Loss of Sight – Clarity Gained

It was a beautiful September day in the mountains of North Carolina. At first I thought it was just a smudge on my glasses. As the day progressed I began to notice that the “smudge” appeared to have increased. Taking off my glasses to investigate this “smudge”, it became clear it was, in fact, my eye and not my spectacles. I inspected my eye in the mirror. I asked someone if they could see anything in my eye. I even got a magnifying glass and a flashlight – there was no visible sign of anything in my eye. I hoped that after a day or two, the “smudge” would resolve itself on its own.

It did not resolve itself, however. A quick Google search suggested that my eye might need attention. During a phone consult I was informed that my eye was a medical emergency needing immediate action. The concern, which was quickly confirmed, was that I had a detached retina. Left untreated, this condition can quickly lead to significant, permanent vision loss. I’m happy to report that my retina is reattached, thanks to excellent medical care. I’m now in the midst of recovery which has been a process of going from nearly complete blindness in one eye to greater and greater clarity every day.

The clarity however is not just with my eyesight. This entire experience has, once again, reminded me to have both my assumptions and appreciations in check. The lack of sight in my eye has forced me to pay greater attention to the world around me. My usual assumptions, about how my vision allows me to navigate, were challenged causing me to be both more attentive and more adaptive to using my other senses. Likewise, with each phase of increased clarity in vision I find myself having increased awareness and appreciation for the world around me.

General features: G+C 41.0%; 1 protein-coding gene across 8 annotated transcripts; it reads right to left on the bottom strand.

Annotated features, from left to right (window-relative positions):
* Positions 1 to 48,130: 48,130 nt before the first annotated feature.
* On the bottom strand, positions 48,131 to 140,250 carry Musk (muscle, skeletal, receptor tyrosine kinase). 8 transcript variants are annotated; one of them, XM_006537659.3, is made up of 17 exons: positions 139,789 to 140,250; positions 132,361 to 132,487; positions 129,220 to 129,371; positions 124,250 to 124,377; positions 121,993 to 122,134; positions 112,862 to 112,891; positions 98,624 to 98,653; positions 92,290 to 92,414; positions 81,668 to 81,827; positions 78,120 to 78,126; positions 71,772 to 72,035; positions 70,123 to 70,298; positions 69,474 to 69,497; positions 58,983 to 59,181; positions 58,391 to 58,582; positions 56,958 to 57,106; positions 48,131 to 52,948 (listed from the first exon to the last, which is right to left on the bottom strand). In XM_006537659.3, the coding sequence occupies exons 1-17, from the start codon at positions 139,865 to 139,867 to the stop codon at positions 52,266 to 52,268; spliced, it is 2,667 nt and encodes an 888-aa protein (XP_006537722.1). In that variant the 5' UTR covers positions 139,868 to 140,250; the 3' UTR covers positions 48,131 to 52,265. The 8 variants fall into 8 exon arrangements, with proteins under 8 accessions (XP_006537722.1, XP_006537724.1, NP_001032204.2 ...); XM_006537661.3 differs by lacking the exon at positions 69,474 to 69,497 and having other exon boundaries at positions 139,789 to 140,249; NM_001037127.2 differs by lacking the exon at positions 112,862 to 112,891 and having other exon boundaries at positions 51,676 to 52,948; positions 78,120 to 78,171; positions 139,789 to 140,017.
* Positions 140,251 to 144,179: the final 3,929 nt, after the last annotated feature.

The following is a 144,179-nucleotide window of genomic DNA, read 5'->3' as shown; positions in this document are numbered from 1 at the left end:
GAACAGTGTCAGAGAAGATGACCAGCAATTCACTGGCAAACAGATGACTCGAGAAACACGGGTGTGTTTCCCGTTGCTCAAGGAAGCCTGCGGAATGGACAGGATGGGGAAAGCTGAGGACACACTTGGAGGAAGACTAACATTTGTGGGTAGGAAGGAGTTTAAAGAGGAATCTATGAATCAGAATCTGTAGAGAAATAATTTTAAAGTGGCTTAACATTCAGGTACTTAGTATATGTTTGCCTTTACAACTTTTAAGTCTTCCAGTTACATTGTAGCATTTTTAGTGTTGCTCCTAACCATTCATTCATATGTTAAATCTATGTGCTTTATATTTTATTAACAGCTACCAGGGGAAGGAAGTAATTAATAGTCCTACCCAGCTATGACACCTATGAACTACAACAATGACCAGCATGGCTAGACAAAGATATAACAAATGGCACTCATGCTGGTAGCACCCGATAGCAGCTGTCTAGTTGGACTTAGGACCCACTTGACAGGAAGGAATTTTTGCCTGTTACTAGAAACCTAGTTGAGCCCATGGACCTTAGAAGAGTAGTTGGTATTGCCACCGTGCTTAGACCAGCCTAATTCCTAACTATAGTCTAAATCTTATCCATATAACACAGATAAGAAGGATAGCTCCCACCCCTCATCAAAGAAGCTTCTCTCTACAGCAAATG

I am deeply grateful for all those who have been involved in my healing process. And I am also grateful for the lifelong lesson to dial-down my assumptions about abilities I take for granted, and dial-up my awareness and appreciation for the good things that, though sighted, I do not fully see.

“Use your eyes as if tomorrow you would be stricken blind…If I had three days to see., this is what I would want to see. On the first day I would want to see the people whose kindness and companionship have made my life worth living. I would call all my friends and look for a long time into their faces. I would also look in to the face of a new baby. I would like to see the many books which have been read to me. The next day I would get up early to see the dawn. I would visit a museum to learn of man’s upward progress in the making of things. I would go to an art museum to probe the human souls by studying paintings and sculptures. The third morning I would again greet the dawn, eager to discover new beauties in nature. I would spend this last day in the haunts of person, where they work. I would stand at a busy street corner, trying to understand something of the daily lives of persons by looking into their faces and reading what is written there. On the last evening I would go to a theater and see a hilariously funny play, so as to appreciate the overtones of human spirit. Yes, by God’s light in Christ, seeing what matters and beholding the extraordinary in the commonplace.” Helen Keller

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